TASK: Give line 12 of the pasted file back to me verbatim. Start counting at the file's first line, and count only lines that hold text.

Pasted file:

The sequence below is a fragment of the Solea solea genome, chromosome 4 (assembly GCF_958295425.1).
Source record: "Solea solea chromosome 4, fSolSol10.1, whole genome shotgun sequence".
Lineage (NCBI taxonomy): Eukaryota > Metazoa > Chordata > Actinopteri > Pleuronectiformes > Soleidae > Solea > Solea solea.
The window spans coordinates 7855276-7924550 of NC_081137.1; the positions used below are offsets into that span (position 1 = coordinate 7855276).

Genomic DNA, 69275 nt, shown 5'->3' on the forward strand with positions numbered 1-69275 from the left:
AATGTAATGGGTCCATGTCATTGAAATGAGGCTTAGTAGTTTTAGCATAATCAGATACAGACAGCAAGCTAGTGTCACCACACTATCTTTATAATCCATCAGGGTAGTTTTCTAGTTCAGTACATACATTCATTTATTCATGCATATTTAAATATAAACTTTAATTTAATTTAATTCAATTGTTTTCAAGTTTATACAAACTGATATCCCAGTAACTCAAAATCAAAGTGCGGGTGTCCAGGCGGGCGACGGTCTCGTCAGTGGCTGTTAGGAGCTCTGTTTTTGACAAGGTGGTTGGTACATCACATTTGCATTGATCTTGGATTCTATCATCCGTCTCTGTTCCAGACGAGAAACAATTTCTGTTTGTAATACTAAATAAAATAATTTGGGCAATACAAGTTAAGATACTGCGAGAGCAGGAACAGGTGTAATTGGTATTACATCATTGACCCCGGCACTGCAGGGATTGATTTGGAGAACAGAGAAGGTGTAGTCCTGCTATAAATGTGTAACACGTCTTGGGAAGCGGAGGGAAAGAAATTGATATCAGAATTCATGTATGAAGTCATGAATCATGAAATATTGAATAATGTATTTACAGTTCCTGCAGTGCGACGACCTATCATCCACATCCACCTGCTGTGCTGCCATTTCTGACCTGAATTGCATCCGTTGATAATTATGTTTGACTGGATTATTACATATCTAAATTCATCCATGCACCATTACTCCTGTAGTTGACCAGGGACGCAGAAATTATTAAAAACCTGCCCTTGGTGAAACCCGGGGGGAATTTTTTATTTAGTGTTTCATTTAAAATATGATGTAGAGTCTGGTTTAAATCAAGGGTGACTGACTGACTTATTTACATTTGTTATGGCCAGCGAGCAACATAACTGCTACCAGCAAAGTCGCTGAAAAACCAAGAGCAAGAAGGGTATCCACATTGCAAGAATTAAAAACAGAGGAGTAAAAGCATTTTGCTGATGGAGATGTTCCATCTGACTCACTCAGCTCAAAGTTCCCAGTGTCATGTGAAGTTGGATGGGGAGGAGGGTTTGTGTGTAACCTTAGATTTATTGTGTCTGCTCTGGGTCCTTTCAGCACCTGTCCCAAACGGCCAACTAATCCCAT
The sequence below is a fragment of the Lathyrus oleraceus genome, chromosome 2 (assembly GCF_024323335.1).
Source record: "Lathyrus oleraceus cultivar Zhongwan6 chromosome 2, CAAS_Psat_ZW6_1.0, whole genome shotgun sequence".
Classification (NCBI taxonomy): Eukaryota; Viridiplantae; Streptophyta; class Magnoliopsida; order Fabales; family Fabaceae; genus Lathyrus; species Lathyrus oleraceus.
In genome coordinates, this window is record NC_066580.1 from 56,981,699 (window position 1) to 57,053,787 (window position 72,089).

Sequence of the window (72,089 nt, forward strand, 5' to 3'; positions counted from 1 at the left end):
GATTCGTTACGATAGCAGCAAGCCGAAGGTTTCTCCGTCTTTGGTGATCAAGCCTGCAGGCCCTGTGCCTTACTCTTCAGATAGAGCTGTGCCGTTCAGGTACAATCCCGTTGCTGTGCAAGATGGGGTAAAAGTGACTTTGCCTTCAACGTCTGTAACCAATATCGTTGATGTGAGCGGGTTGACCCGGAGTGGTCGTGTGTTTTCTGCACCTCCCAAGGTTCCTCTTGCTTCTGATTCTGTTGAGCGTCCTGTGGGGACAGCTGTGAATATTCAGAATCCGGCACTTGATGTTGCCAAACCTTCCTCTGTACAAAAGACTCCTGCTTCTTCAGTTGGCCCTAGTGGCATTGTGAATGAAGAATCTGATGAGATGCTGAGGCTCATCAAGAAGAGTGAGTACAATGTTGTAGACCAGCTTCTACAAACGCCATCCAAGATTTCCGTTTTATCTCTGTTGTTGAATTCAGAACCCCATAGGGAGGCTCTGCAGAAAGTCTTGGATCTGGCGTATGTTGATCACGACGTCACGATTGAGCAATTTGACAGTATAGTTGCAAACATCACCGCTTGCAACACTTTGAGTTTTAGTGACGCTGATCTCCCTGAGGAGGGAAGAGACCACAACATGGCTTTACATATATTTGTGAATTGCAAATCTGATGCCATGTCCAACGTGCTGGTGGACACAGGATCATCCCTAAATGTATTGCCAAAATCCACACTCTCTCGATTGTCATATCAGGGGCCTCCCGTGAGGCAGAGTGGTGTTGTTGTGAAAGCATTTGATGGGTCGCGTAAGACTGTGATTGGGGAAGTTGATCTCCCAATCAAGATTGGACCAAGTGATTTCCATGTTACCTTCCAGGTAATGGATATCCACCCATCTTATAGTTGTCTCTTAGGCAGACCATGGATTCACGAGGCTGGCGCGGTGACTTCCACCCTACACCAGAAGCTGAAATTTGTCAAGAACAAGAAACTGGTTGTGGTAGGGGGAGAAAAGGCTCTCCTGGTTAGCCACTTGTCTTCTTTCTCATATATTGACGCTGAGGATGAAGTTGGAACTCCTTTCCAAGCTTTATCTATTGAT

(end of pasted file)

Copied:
GATTCGTTACGATAGCAGCAAGCCGAAGGTTTCTCCGTCTTTGGTGATCAAGCCTGCAGGCCCTGTGCCTTACTCTTCAGATAGAGCTGTGCCGTTCAGGTACAATCCCGTTGCTGTGCAAGATGGGGTAAAAGTGACTTTGCCTTCAACGTCTGTAACCAATATCGTTGATGTGAGCGGGTTGACCCGGAGTGGTCGTGTGTTTTCTGCACCTCCCAAGGTTCCTCTTGCTTCTGATTCTGTTGAGCGTCCTGTGGGGACAGCTGTGAATATTCAGAATCCGGCACTTGATGTTGCCAAACCTTCCTCTGTACAAAAGACTCCTGCTTCTTCAGTTGGCCCTAGTGGCATTGTGAATGAAGAATCTGATGAGATGCTGAGGCTCATCAAGAAGAGTGAGTACAATGTTGTAGACCAGCTTCTACAAACGCCATCCAAGATTTCCGTTTTATCTCTGTTGTTGAATTCAGAACCCCATAGGGAGGCTCTGCAGAAAGTCTTGGATCTGGCGTATGTTGATCACGACGTCACGATTGAGCAATTTGACAGTATAGTTGCAAACATCACCGCTTGCAACACTTTGAGTTTTAGTGACGCTGATCTCCCTGAGGAGGGAAGAGACCACAACATGGCTTTACATATATTTGTGAATTGCAAATCTGATGCCATGTCCAACGTGCTGGTGGACACAGGATCATCCCTAAATGTATTGCCAAAATCCACACTCTCTCGATTGTCATATCAGGGGCCTCCCGTGAGGCAGAGTGGTGTTGTTGTGAAAGCATTTGATGGGTCGCGTAAGACTGTGATTGGGGAAGTTGATCTCCCAATCAAGATTGGACCAAGTGATTTCCATGTTACCTTCCAGGTAATGGATATCCACCCATCTTATAGTTGTCTCTTAGGCAGACCATGGATTCACGAGGCTGGCGCGGTGACTTCCACCCTACACCAGAAGCTGAAATTTGTCAAGAACAAGAAACTGGTTGTGGTAGGGGGAGAAAAGGCTCTCCTGGTTAGCCACTTGTCTTCTTTCTCATATATTGACGCTGAGGATGAAGTTGGAACTCCTTTCCAAGCTTTATCTATTGAT